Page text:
#5
Here are some songs,

In my darkest hour - Megadeth (The first solo is a great example of fast pentatonic solos)
Whole Lotta Rosie - AC/DC
TNT - AC/DC
Good Times Bad Times - Led Zeppelin
Communication Breakdown - Led Zeppelin
Voodoo Child (Slight Return) - Jimi Hendrix (Check out his live stuff, it's great)
#6
Freebird is definatly your best bet here, the live extened version, about 13 minutes long and a good 6/7 minute solo of pentatonic ideas.
Quote by cakemonster91

*chuckle* A peanut. With a face.



Go to your staff paper and re-write this song a half step down so on the paper it'll be like you have a "C" just move it down to a "B#"




Know your theory, then play like you don't.

#7
Metallica and Pantera have fast pentatonic licks. Dimebag's licks in particular could get quite bluesy.
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Metalheads are the worst thing that ever happened to metal.
#8
For starters, check out anything by:

Jimi Hendrix
Eric Clapton
Albert, Freddie and BB King
Billy Gibbons
Jimmy Page
Slash
Otis Rush
Dave Gilmour
George Thorogood
Satch/Vai (and anyone who's ever appeared with G3!)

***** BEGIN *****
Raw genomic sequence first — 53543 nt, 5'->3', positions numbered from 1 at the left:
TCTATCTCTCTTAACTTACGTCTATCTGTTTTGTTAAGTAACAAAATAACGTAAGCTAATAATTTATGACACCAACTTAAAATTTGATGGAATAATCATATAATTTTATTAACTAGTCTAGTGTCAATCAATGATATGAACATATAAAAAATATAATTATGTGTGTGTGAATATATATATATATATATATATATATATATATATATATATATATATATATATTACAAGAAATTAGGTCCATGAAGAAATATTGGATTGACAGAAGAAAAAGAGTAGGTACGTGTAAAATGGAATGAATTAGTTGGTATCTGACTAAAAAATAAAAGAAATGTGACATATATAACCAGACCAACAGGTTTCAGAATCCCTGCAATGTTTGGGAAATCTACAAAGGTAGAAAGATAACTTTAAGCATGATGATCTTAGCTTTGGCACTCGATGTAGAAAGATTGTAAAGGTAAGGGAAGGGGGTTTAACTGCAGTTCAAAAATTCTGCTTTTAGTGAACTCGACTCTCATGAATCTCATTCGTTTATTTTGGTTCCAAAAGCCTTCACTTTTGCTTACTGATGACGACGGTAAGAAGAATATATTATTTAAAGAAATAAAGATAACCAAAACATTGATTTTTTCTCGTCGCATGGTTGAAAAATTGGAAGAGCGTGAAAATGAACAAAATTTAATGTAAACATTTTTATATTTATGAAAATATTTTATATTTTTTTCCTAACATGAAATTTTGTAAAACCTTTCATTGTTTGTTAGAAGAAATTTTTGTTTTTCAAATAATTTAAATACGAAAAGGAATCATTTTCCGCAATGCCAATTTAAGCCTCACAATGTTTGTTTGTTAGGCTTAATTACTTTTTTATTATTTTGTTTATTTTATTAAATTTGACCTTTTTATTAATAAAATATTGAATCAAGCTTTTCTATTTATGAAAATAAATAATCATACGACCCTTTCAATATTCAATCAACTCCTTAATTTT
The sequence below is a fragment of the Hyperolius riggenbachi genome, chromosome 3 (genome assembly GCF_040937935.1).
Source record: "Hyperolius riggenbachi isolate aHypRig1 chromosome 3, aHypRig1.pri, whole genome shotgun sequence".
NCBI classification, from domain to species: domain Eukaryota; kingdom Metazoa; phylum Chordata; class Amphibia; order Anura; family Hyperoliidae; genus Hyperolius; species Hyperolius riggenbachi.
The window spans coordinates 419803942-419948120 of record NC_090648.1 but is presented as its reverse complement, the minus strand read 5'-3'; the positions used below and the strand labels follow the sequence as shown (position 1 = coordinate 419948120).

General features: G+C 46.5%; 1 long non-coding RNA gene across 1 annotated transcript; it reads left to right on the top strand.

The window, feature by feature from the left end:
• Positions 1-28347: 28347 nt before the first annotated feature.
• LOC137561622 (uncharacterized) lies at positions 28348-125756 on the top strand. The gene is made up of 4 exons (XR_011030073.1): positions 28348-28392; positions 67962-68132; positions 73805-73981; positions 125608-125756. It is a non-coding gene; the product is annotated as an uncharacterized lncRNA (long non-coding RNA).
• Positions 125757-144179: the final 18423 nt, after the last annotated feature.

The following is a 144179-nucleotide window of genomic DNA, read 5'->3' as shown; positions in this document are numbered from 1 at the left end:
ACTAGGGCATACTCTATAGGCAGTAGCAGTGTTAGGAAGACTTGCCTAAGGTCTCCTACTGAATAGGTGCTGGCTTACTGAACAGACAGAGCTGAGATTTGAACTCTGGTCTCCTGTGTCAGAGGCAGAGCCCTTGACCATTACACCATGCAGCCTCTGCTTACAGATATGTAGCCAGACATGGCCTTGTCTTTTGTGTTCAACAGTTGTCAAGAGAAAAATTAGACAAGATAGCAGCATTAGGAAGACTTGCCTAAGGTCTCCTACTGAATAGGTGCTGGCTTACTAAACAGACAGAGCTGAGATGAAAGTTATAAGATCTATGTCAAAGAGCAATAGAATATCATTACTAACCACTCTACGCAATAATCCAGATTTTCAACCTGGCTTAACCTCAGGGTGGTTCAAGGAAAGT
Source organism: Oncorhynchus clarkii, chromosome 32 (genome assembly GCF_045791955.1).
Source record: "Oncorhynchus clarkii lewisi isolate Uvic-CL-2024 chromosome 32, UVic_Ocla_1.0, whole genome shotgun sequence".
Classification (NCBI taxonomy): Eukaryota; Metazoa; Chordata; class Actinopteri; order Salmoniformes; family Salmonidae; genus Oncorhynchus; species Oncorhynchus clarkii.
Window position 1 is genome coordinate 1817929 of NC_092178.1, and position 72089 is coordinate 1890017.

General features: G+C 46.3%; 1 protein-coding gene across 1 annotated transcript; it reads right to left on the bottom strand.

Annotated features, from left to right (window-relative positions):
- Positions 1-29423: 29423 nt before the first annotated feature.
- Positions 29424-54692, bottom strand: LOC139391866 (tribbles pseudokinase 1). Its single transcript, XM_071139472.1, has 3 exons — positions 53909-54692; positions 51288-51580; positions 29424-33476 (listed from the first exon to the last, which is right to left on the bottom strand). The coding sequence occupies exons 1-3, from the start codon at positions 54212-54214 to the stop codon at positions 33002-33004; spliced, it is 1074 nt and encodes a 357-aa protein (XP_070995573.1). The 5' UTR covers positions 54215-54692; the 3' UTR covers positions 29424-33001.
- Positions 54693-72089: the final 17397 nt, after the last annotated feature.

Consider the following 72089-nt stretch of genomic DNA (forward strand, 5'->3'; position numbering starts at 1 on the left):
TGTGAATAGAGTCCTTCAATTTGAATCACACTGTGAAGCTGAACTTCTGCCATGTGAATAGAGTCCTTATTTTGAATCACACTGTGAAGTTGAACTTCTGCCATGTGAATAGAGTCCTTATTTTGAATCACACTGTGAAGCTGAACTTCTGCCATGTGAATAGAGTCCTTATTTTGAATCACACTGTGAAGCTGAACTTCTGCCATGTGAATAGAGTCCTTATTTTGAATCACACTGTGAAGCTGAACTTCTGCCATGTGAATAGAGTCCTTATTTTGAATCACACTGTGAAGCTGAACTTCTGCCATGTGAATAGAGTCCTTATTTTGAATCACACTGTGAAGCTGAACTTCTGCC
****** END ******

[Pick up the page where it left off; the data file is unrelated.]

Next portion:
Jeff Beck
Frank Zappa
Robin Trower
Eric Johnson
Richie Blackmore
Eddie Van Halen
Gary Moore
Robben Ford
Joe Bonamassa


There, they should keep you going for at least a couple of days...
#9
Although its gonna be hard im gonna go with free bird first, listened to he song and its exactly the kinda stuff I need to be working on/am talking about. I just find it so frustrating working on things like this I find these uber fast pentatonic rock idea's are real so its gonna take a while lol! things like surfing with the alien are easy compared to freebird! (for me)

Thanks for all your help guys!
Quote by Count Seanula
If you want to solo then solo, if he wants to solo then he should solo, if your bassist wants to solo...slap him
#10
Quote by synth002
Although its gonna be hard im gonna go with free bird first, listened to he song and its exactly the kinda stuff I need to be working on/am talking about. I just find it so frustrating working on things like this I find these uber fast pentatonic rock idea's are real so its gonna take a while lol! things like surfing with the alien are easy compared to freebird! (for me)

Thanks for all your help guys!


They basically stick to 2 scale postions in the entire solo, it's not that hard, just long!
Quote by cakemonster91

*chuckle* A peanut. With a face.